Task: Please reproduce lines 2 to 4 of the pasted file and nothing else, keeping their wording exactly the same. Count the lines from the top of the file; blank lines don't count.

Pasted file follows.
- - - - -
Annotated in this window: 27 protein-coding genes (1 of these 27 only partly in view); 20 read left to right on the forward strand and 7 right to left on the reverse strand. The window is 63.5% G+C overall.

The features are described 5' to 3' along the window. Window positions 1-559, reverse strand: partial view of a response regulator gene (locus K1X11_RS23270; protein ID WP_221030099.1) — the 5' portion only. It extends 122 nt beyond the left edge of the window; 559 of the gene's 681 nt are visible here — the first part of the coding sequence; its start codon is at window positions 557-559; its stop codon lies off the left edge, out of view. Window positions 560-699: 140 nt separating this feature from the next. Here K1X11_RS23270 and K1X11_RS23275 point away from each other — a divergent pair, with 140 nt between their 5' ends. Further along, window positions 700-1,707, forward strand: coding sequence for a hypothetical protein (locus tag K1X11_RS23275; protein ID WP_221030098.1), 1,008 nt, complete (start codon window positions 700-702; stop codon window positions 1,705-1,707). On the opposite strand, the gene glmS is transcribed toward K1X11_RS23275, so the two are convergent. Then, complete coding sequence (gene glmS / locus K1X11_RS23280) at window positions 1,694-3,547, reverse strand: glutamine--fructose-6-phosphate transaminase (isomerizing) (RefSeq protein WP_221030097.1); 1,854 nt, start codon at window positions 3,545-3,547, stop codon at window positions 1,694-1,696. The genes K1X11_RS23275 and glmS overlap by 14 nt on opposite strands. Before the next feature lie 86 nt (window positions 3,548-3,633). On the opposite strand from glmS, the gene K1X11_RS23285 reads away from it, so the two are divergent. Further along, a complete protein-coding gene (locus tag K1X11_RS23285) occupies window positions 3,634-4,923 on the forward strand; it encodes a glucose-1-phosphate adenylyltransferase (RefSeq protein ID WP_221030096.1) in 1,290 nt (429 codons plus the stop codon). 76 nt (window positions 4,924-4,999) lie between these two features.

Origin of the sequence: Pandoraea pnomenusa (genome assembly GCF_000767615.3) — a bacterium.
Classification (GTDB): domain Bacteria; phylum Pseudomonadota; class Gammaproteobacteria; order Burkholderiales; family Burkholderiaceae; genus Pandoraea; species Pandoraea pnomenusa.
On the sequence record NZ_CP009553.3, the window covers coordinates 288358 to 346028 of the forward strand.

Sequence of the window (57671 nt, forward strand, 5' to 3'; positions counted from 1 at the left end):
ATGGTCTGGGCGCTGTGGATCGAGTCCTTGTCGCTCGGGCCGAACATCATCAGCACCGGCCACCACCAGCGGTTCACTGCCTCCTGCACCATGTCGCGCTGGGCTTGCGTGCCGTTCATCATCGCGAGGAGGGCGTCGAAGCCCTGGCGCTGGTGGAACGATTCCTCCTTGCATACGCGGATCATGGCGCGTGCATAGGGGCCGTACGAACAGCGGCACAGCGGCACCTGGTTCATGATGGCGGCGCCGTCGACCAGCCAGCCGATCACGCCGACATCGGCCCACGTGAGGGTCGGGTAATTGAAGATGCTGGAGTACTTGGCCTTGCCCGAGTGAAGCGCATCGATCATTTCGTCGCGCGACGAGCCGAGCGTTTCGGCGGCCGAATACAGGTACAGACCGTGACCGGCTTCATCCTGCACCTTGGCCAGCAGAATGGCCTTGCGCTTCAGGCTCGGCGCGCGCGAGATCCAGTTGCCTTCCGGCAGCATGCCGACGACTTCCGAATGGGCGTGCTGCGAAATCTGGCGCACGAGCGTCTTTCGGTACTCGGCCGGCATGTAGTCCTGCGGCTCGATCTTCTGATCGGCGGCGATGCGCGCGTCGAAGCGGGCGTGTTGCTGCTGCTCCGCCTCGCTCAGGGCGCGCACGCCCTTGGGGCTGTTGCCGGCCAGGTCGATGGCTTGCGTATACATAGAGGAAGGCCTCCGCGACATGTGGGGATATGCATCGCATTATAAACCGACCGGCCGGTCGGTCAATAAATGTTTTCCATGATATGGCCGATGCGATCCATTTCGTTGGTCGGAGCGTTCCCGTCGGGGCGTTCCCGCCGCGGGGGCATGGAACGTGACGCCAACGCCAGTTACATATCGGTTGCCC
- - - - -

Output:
The features are described 5' to 3' along the window. Window positions 1-559, reverse strand: partial view of a response regulator gene (locus K1X11_RS23270; protein ID WP_221030099.1) — the 5' portion only. It extends 122 nt beyond the left edge of the window; 559 of the gene's 681 nt are visible here — the first part of the coding sequence; its start codon is at window positions 557-559; its stop codon lies off the left edge, out of view. Window positions 560-699: 140 nt separating this feature from the next. Here K1X11_RS23270 and K1X11_RS23275 point away from each other — a divergent pair, with 140 nt between their 5' ends. Further along, window positions 700-1,707, forward strand: coding sequence for a hypothetical protein (locus tag K1X11_RS23275; protein ID WP_221030098.1), 1,008 nt, complete (start codon window positions 700-702; stop codon window positions 1,705-1,707). On the opposite strand, the gene glmS is transcribed toward K1X11_RS23275, so the two are convergent. Then, complete coding sequence (gene glmS / locus K1X11_RS23280) at window positions 1,694-3,547, reverse strand: glutamine--fructose-6-phosphate transaminase (isomerizing) (RefSeq protein WP_221030097.1); 1,854 nt, start codon at window positions 3,545-3,547, stop codon at window positions 1,694-1,696. The genes K1X11_RS23275 and glmS overlap by 14 nt on opposite strands. Before the next feature lie 86 nt (window positions 3,548-3,633). On the opposite strand from glmS, the gene K1X11_RS23285 reads away from it, so the two are divergent. Further along, a complete protein-coding gene (locus tag K1X11_RS23285) occupies window positions 3,634-4,923 on the forward strand; it encodes a glucose-1-phosphate adenylyltransferase (RefSeq protein ID WP_221030096.1) in 1,290 nt (429 codons plus the stop codon). 76 nt (window positions 4,924-4,999) lie between these two features.

Origin of the sequence: Pandoraea pnomenusa (genome assembly GCF_000767615.3) — a bacterium.
Classification (GTDB): domain Bacteria; phylum Pseudomonadota; class Gammaproteobacteria; order Burkholderiales; family Burkholderiaceae; genus Pandoraea; species Pandoraea pnomenusa.